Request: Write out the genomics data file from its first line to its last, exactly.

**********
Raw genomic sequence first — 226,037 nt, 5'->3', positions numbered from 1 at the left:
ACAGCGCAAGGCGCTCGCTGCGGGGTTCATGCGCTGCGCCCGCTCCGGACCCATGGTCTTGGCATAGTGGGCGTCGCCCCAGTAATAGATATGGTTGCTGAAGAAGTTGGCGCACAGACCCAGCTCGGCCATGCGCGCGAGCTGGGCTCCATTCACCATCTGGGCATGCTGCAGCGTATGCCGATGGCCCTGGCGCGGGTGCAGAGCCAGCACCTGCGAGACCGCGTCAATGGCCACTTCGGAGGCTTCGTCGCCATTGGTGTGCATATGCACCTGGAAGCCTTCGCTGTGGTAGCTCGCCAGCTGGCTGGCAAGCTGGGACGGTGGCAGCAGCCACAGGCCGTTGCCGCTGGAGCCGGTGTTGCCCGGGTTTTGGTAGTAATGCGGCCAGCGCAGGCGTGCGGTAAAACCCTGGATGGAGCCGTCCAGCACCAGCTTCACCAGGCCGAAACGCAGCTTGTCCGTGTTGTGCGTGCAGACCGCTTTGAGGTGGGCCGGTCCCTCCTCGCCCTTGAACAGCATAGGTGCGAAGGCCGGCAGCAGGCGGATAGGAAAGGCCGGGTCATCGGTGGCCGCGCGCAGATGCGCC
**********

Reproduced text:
Raw genomic sequence first — 226,037 nt, 5'->3', positions numbered from 1 at the left:
ACAGCGCAAGGCGCTCGCTGCGGGGTTCATGCGCTGCGCCCGCTCCGGACCCATGGTCTTGGCATAGTGGGCGTCGCCCCAGTAATAGATATGGTTGCTGAAGAAGTTGGCGCACAGACCCAGCTCGGCCATGCGCGCGAGCTGGGCTCCATTCACCATCTGGGCATGCTGCAGCGTATGCCGATGGCCCTGGCGCGGGTGCAGAGCCAGCACCTGCGAGACCGCGTCAATGGCCACTTCGGAGGCTTCGTCGCCATTGGTGTGCATATGCACCTGGAAGCCTTCGCTGTGGTAGCTCGCCAGCTGGCTGGCAAGCTGGGACGGTGGCAGCAGCCACAGGCCGTTGCCGCTGGAGCCGGTGTTGCCCGGGTTTTGGTAGTAATGCGGCCAGCGCAGGCGTGCGGTAAAACCCTGGATGGAGCCGTCCAGCACCAGCTTCACCAGGCCGAAACGCAGCTTGTCCGTGTTGTGCGTGCAGACCGCTTTGAGGTGGGCCGGTCCCTCCTCGCCCTTGAACAGCATAGGTGCGAAGGCCGGCAGCAGGCGGATAGGAAAGGCCGGGTCATCGGTGGCCGCGCGCAGATGCGCC